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Wildlife in Moray: Don’t ruin Capercaillie romance

By Alistair Whitfield

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Walkers and photographers are being urged not to disturb endangered capercaillie during their critical breeding season.

Capercaillie in the Cairngorms. Picture: Mark Hamblin
Capercaillie in the Cairngorms. Picture: Mark Hamblin

About the same size as a turkey, and not dissimilar in looks, the capercaillie is Scotland’s national bird. However only 532 now remain – and the Cairngorms is their last stronghold.

The Cairngorms Capercaillie Project has today announced the return of its ‘Lek It Be’ campaign, which is asking people to resist the temptation to go looking for the birds.

The danger lies in disturbing their famously elaborate and long-winded mating rituals.

Capercaillie foreplay takes place at dawn in forest clearings known as ‘leks’, the old Norse word for ‘play’.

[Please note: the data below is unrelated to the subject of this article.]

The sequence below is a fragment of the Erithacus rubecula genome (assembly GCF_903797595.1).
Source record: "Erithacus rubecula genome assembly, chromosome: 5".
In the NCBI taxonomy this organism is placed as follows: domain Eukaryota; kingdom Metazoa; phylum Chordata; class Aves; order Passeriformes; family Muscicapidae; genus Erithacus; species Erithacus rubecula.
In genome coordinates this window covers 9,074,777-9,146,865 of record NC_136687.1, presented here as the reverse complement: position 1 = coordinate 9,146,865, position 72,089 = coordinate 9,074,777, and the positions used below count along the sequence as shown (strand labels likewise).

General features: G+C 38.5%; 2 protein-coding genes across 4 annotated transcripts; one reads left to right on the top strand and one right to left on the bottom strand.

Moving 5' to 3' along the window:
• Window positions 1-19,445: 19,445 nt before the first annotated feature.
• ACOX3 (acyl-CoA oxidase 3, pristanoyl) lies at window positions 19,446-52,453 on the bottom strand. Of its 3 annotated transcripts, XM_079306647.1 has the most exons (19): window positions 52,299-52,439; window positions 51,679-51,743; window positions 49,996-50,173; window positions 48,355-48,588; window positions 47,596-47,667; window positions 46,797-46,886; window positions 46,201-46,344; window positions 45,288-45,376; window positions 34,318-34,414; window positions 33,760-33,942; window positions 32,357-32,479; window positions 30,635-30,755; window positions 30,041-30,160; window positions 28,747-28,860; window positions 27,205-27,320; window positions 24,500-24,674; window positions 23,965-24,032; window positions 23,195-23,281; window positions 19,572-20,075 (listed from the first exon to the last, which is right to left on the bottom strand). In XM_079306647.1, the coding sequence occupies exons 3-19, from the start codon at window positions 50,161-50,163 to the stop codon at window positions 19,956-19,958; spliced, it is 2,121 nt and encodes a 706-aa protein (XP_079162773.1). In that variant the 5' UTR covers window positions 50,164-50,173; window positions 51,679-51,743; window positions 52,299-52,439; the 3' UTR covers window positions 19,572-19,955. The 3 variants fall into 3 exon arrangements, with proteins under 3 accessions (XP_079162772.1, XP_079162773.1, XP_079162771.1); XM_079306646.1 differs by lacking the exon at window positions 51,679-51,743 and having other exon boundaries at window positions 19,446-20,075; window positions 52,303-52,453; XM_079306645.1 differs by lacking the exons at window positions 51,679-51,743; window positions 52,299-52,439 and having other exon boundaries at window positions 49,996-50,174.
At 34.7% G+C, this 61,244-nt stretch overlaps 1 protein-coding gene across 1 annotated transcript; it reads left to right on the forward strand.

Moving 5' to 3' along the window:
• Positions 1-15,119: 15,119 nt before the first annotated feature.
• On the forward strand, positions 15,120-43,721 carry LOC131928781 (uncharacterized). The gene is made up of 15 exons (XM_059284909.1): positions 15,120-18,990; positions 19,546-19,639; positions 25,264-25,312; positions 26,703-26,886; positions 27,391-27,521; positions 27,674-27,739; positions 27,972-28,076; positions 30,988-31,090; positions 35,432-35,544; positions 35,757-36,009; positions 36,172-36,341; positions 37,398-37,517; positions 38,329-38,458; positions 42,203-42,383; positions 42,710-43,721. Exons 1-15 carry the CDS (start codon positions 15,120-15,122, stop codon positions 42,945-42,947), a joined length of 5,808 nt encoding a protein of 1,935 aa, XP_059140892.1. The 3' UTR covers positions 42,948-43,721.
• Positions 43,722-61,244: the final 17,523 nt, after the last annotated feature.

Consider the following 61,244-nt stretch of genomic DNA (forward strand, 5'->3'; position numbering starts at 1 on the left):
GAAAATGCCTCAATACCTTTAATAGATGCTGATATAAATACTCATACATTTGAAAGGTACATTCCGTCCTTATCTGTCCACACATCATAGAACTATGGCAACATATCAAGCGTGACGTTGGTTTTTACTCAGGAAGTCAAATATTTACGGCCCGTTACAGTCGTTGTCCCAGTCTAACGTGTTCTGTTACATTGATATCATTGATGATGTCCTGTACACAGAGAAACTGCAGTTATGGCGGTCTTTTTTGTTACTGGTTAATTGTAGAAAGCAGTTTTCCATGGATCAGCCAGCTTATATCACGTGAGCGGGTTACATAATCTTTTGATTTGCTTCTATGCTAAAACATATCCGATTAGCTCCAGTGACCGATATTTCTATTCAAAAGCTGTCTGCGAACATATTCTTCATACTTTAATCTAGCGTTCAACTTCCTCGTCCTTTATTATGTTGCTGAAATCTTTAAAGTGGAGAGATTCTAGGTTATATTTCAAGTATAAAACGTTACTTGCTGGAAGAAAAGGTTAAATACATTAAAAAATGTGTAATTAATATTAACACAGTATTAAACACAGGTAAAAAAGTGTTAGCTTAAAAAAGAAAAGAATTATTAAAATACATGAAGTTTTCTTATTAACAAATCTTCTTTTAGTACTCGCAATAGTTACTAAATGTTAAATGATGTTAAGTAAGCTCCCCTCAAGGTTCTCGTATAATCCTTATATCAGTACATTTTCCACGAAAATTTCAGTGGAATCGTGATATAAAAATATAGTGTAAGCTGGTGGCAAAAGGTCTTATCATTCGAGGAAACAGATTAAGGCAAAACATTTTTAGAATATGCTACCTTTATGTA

With the females looking on admiringly, the males strut about making bizarre clicking noises with their beaks.

After a good deal of that, they then fan out their impressive tail feathers and strut around some more.

However any disturbance at all will cause the females to fly off, possibly not to return that season.

Carolyn Robertson, who heads up the Cairngorms Capercaillie Project, said: “This spring, we’re simply asking birdwatchers, photographers and wildlife guides to keep up the good work and continue to leave capercaillie in peace.

“We can all play a role in helping the birds to breed successfully.”

The project is expressing immense gratitude for the widespread support it received from most people last spring.

However, with the bird’s numbers so critically low, it is urging the public to report any deliberate disturbances.

PC Dan Sutherland, a wildlife crime office, said: “It’s a criminal offence to disturb capercaillie while they are breeding or with dependent young.

“To ensure compliance with the law we will be conducting dawn patrols around lek sites again this spring."

Cairngorms Rangers will be on hand from dawn to offer alternative capercaillie-friendly routes for anyone looking to see other forest species at first light.

Social media will also be monitored to discourage the online sharing of capercaillie images or information about their lek sites.

Until recently, capercaillie numbers had been in rapid decline. Back in the early 1990s there were estimated to be anywhere between 1000 and 2000.

For more information, visit lekitbe.scot

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